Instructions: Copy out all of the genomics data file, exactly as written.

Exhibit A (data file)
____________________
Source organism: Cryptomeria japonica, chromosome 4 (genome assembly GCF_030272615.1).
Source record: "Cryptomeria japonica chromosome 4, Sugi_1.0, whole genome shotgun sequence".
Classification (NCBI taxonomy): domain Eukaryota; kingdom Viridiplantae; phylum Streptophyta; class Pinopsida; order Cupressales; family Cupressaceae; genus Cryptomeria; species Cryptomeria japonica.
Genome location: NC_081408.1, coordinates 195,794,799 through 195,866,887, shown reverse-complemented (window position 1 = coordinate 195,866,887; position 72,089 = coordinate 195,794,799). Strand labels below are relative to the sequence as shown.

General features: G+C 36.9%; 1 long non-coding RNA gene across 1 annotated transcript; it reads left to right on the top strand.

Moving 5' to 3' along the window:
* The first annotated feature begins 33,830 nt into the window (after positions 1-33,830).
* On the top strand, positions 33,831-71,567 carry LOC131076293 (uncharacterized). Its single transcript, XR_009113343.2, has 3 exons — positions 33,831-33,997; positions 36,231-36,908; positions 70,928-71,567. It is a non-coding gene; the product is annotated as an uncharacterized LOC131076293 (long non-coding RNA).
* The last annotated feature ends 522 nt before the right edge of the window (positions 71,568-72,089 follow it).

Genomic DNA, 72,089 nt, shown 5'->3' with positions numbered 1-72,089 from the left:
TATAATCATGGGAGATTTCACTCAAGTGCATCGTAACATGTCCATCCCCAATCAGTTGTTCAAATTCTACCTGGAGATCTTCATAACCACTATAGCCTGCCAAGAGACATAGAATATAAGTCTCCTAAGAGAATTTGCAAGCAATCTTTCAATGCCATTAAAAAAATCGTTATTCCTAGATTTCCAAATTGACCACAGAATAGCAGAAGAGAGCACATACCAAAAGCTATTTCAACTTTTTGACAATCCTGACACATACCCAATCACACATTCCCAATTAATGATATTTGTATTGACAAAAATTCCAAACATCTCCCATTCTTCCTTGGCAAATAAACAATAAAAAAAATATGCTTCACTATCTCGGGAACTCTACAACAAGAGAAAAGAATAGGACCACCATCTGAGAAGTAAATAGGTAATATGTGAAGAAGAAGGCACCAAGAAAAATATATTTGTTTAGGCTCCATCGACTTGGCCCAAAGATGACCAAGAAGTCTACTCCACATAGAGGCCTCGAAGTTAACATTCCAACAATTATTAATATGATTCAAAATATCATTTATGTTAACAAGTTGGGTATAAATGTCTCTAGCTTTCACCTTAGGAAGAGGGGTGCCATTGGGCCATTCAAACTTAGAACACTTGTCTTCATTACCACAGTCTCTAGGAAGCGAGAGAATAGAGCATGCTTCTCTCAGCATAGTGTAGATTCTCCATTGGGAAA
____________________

Source organism: Cryptomeria japonica, chromosome 4 (genome assembly GCF_030272615.1).
Source record: "Cryptomeria japonica chromosome 4, Sugi_1.0, whole genome shotgun sequence".
Classification (NCBI taxonomy): domain Eukaryota; kingdom Viridiplantae; phylum Streptophyta; class Pinopsida; order Cupressales; family Cupressaceae; genus Cryptomeria; species Cryptomeria japonica.
Genome location: NC_081408.1, coordinates 195,794,799 through 195,866,887, shown reverse-complemented (window position 1 = coordinate 195,866,887; position 72,089 = coordinate 195,794,799). Strand labels below are relative to the sequence as shown.

General features: G+C 36.9%; 1 long non-coding RNA gene across 1 annotated transcript; it reads left to right on the top strand.

Moving 5' to 3' along the window:
* The first annotated feature begins 33,830 nt into the window (after positions 1-33,830).
* On the top strand, positions 33,831-71,567 carry LOC131076293 (uncharacterized). Its single transcript, XR_009113343.2, has 3 exons — positions 33,831-33,997; positions 36,231-36,908; positions 70,928-71,567. It is a non-coding gene; the product is annotated as an uncharacterized LOC131076293 (long non-coding RNA).
* The last annotated feature ends 522 nt before the right edge of the window (positions 71,568-72,089 follow it).

Genomic DNA, 72,089 nt, shown 5'->3' with positions numbered 1-72,089 from the left:
TATAATCATGGGAGATTTCACTCAAGTGCATCGTAACATGTCCATCCCCAATCAGTTGTTCAAATTCTACCTGGAGATCTTCATAACCACTATAGCCTGCCAAGAGACATAGAATATAAGTCTCCTAAGAGAATTTGCAAGCAATCTTTCAATGCCATTAAAAAAATCGTTATTCCTAGATTTCCAAATTGACCACAGAATAGCAGAAGAGAGCACATACCAAAAGCTATTTCAACTTTTTGACAATCCTGACACATACCCAATCACACATTCCCAATTAATGATATTTGTATTGACAAAAATTCCAAACATCTCCCATTCTTCCTTGGCAAATAAACAATAAAAAAAATATGCTTCACTATCTCGGGAACTCTACAACAAGAGAAAAGAATAGGACCACCATCTGAGAAGTAAATAGGTAATATGTGAAGAAGAAGGCACCAAGAAAAATATATTTGTTTAGGCTCCATCGACTTGGCCCAAAGATGACCAAGAAGTCTACTCCACATAGAGGCCTCGAAGTTAACATTCCAACAATTATTAATATGATTCAAAATATCATTTATGTTAACAAGTTGGGTATAAATGTCTCTAGCTTTCACCTTAGGAAGAGGGGTGCCATTGGGCCATTCAAACTTAGAACACTTGTCTTCATTACCACAGTCTCTAGGAAGCGAGAGAATAGAGCATGCTTCTCTCAGCATAGTGTAGATTCTCCATTGGGAAA